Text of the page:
Junk Science: YOUR HOSTILE PROJECTILES ARE NO MATCH FOR MY INVISIBLE FORCE FIELD, or, Surviving Thanksgiving “Back Up Off Me”-Style

junksciencecartooncarrot.jpgELIZABETH FIEND REPORTS: This is my Thanksgiving column. As a vegetarian, you probably expect me to write an article on the horrors of eating turkey — antibiotics, hormones, inhumane factory farming. As an anarchist you may think I’m going to rail against the hypocrisy behind the meaning of the day — the slaughter of Native Americans by the white man, the taking over of someone else’s land. Or perhaps you’re hoping for some vegetarian recipes. In that case, you shoulda tuned into my NPR Vegetarian Thanksgiving interview last year. Instead, I’m going to talk about how to use the science of proxemicsto get you through the massacre at your own family’s dinner table.

Face it, most of us don’t have a picture-perfect, greeting card kind of family. Chances are, this Thanksgiving weekend someone’s going to irritate you. In my opinion, a lot of fighting, arguing, grumpiness around the holidays originates from the fact that we wonder how we could possibly be related to these people. Er, I mean we’re all too close.

Close in propinquity and proximity — we don’t have our normal personal space. This is made even worse because it’s always freaking raining on Thanksgiving and you can’t escape outside for that much-needed break.

Proxemics is the study of personal space and people’s perception of it. The term proxemics was first used by Edward T. Hall in 1963 in his book “The Hidden Dimension.” He stated that we all have an invisible force field around our bodies and it’s important for our mental health to preserve our own comfort zone. Proxemics involves all our senses. It’s not just someone standing too close to you, it could also be Aunt Rhubarb’s obtrusive perfume or Uncle Pill’s loud cell phone talking.

As humans, we’ve developed ways to overcome the intimacy of proximity. Whether it’s what you stare at in a crowded elevator, or which seat you take at the coffee shop, we’re hard-wired and culturally trained to choose. But we’re also extremely adept at adapting.thanksgiving.jpg

Here’s an example. I used to be a judge at The Super Mecca Karaoke Gong Show. One time, among the other judges, were two lovelies from Delilah’s, the gentlemen’s club. As we were interacting, I noticed my hand and forearm kept brushing against their ample, plastic bosoms. Wow, I thought, this is really strange. It’s not my usual MO to be rubbing against other ladies’ breasts. But it kept happening and I seemed to be unable to stop it.

Then they changed into bikinis.

Oh sh*t.

I figured I’d better try to stop touching their tits. They came to the event with bodyguards. I, of course, did not. I analyzed the situation and realized all I had to do was apply the science of proxemics. Their gigantor bazoombas protruded so unusually far from their petite, perfectly tanned bodies that their knockers were literally knocking on the front door of my personal space. Solution: as magnetic as those twins were, I merely had to back up a little bit more than if I had been interacting with normal, naturally-shaped women.

So my advice, to get you through the holidays, is that you should think of giant breasts. Not really. (Although that’s not bad and could work for some.)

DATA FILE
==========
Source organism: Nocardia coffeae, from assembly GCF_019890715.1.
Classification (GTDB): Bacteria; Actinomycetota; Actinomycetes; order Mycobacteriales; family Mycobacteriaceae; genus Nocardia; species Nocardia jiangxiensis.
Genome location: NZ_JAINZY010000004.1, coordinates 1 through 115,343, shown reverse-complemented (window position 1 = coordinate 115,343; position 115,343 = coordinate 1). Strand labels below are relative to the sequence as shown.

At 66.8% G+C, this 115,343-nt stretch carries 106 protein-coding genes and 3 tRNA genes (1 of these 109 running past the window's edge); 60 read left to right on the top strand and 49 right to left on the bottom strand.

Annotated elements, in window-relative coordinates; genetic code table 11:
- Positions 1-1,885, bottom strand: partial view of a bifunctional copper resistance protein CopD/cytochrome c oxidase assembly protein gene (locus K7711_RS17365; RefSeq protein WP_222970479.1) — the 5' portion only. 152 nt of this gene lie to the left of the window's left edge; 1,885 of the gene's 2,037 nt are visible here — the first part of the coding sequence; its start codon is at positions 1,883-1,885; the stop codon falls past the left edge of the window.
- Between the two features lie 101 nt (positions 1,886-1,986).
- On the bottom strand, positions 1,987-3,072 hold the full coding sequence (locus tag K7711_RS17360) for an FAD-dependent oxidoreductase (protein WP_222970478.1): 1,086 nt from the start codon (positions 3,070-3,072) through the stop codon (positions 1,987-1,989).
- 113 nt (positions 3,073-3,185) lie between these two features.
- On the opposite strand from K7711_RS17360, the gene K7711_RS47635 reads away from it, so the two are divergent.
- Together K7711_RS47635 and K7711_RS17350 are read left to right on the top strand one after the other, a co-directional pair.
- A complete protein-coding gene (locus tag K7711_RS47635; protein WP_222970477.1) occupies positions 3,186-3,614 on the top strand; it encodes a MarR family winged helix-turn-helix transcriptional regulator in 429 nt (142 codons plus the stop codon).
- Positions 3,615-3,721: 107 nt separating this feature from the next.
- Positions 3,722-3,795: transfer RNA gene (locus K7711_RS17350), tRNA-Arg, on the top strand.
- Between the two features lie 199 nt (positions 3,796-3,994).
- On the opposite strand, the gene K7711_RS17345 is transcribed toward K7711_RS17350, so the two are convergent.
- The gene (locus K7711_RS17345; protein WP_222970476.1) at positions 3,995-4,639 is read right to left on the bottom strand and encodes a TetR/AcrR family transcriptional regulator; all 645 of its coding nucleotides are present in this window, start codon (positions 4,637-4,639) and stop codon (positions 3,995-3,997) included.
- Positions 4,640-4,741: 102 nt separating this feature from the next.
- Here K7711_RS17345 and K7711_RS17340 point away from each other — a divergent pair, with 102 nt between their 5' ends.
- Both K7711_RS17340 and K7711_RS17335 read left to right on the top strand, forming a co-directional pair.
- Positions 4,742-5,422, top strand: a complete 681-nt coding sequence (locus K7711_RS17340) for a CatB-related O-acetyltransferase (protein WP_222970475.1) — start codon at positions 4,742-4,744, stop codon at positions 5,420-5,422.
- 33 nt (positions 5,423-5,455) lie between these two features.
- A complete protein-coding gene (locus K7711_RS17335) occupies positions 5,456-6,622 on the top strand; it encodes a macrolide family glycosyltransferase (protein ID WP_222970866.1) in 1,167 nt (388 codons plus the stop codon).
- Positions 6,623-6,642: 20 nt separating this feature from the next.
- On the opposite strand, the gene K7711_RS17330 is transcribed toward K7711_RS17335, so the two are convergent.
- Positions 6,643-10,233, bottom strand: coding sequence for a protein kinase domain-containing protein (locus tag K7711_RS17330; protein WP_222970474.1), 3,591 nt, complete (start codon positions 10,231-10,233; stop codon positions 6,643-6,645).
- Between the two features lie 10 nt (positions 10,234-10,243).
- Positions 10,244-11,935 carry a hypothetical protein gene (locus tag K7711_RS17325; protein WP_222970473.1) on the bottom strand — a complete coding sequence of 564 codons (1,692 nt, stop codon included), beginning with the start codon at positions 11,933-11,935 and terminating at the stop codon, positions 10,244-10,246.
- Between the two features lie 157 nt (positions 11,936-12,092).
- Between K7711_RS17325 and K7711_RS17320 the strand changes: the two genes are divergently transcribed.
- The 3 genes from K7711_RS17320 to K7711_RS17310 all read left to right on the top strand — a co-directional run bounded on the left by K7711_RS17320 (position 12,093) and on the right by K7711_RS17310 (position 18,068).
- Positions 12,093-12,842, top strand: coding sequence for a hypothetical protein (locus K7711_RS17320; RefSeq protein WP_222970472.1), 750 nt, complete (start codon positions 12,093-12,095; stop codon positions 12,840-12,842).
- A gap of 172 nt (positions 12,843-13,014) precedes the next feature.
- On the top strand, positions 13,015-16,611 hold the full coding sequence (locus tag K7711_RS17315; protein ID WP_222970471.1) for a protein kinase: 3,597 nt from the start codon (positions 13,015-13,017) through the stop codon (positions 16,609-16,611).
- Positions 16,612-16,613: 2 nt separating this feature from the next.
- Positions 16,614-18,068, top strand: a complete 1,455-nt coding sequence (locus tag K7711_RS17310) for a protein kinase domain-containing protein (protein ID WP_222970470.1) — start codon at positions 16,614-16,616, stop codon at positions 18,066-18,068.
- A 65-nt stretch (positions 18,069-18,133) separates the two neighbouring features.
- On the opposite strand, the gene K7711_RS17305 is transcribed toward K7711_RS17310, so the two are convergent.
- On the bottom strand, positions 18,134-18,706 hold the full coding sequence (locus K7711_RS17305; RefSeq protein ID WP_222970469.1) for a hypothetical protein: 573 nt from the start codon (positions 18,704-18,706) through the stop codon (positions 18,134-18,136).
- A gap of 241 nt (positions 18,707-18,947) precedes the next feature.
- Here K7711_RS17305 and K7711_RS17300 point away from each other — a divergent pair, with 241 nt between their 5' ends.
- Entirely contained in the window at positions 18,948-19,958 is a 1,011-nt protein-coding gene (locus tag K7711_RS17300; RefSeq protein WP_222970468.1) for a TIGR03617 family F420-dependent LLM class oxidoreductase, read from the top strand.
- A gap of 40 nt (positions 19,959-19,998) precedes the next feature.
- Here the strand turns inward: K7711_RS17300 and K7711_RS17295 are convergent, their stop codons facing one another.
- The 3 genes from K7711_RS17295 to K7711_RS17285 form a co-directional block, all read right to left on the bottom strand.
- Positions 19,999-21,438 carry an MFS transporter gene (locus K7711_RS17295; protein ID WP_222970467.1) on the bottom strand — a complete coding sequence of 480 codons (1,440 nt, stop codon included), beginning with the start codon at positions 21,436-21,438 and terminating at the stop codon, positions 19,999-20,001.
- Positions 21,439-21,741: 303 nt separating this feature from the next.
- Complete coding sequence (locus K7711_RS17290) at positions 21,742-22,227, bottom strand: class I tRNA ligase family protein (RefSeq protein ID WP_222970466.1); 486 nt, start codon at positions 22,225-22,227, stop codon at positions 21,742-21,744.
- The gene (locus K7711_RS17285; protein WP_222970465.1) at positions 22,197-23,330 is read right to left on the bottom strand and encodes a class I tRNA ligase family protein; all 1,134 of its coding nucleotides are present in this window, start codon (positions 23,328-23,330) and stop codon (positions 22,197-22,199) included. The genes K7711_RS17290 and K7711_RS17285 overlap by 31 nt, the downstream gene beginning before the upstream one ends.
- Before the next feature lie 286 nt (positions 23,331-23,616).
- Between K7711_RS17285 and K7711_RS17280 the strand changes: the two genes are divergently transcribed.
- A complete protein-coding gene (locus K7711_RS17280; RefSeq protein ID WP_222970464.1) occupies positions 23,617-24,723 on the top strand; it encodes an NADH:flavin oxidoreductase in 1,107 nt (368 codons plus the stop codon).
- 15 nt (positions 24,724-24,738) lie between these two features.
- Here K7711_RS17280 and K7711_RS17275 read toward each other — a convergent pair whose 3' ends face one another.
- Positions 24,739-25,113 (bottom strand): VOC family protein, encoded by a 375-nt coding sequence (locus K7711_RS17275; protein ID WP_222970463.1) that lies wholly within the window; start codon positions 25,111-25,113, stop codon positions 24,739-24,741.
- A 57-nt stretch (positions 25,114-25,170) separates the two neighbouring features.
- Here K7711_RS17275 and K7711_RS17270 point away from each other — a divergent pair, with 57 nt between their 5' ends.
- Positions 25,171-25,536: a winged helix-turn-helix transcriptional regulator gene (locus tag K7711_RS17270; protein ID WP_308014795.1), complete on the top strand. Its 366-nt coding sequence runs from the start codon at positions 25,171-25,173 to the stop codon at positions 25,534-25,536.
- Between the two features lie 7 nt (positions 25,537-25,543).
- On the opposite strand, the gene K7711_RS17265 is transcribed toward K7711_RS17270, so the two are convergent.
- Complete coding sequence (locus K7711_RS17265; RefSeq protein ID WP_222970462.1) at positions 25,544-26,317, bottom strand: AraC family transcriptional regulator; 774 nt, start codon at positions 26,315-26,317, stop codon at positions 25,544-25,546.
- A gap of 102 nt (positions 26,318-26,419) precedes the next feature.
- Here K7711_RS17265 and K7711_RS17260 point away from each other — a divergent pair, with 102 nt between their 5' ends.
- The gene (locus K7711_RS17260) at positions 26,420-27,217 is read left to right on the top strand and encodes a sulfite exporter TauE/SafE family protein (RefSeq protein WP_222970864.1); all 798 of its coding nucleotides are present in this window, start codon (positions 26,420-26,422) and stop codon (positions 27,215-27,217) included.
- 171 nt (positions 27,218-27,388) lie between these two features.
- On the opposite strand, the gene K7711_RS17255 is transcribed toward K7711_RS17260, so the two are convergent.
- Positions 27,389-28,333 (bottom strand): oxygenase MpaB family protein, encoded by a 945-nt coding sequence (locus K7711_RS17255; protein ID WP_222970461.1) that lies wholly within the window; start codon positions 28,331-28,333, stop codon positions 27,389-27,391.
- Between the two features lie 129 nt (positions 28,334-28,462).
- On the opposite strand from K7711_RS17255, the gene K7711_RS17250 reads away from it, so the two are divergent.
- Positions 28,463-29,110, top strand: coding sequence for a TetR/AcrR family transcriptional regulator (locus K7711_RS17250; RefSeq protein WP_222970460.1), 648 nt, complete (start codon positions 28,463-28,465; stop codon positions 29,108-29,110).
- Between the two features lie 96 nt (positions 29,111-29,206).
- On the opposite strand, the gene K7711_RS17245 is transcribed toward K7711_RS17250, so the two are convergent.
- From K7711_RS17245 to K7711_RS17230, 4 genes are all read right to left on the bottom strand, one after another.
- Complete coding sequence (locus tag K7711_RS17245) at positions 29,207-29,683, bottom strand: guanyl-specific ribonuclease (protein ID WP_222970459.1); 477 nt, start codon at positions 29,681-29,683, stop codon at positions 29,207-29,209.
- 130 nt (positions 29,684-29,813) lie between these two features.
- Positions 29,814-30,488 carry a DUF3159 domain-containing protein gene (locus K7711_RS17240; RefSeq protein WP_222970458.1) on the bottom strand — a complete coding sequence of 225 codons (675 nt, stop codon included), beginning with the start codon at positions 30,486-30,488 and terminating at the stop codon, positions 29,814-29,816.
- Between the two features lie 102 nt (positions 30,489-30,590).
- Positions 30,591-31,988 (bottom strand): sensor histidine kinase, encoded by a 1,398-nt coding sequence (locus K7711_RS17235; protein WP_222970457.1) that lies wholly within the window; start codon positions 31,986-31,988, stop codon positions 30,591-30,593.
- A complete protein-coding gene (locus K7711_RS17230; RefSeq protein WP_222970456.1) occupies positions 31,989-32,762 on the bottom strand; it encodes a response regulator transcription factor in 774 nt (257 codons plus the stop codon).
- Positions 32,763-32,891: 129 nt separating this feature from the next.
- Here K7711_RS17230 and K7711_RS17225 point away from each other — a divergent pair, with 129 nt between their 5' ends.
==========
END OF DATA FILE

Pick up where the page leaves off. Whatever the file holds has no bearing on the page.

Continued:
Instead, imagine your invisible, personal force field as a white light — a shield, if you will — through which no negative energy or non-benevolent relative can penetrate. Ha, ha. I’m only kidding. I don’t do New Age.

Instead I’ll suggest proxemics. Proxemics are internalized at an unconscious level. Discover your own comfort zone, and the comfort zones of your kin. Work to achieve this needed space rather than slinging a few nasty verbal barbs.

Make sure you have your space. And then, act like the mature adult you’ve become. Don’t regress to silly childhood resentments. To prevent indigestion, don’t just think about yourself. Make sure you’re giving everyone else their space, too. Breaking an individual’s boundaries can lead to serious failures of communication. Like fighting around the dinner table.

Now for some practical suggestions. How long can you leave the room before anyone notices? (It’s actually much longer than you’d think.) There are two bathrooms after all, so you could certainly hide in one for at least 20 minutes (remember to bring reading material).

And, maybe it’s not really raining much. You could try my personal favorite, “Oh, I forgot something in the car, I need to go out to get it” (remember to bring a CD).

Coping strategies like this will surely help to reduce stress.

ABOUT THE AUTHOR: Elizabeth Fiend is Philadelphia’s Beloved Revolutionary Sweetheart. Most people don’t know it yet, but that will change. Miss Fiend is host of the Big Tea Party. But enough of my yackin’, heres Elizabeth with the 411 on her column: “Most people don’t think about the fact that science doesn’t determine our government’s regulations and recommendations for health and the environment, it’s sleazy politicking and backroom lobbying that makes the rules and I would like to bring this fact more to the forefront,” she says. “My philosophy is decidedly anti-big business/governmental lobbying but in line with the science of (my idol, ok crush) Dr. Walter Willett, Harvard University School of Public Health. There’s an edge to it, but it’s not goofy new age-y stuff with no basis in fact. And besides all that, I am the most fun of all the health advocates. I’m the only one who consistently wears pink and is brewing absinthe in her kitchen (excuse me, that’s illegal, infusing absinthe).” Word.

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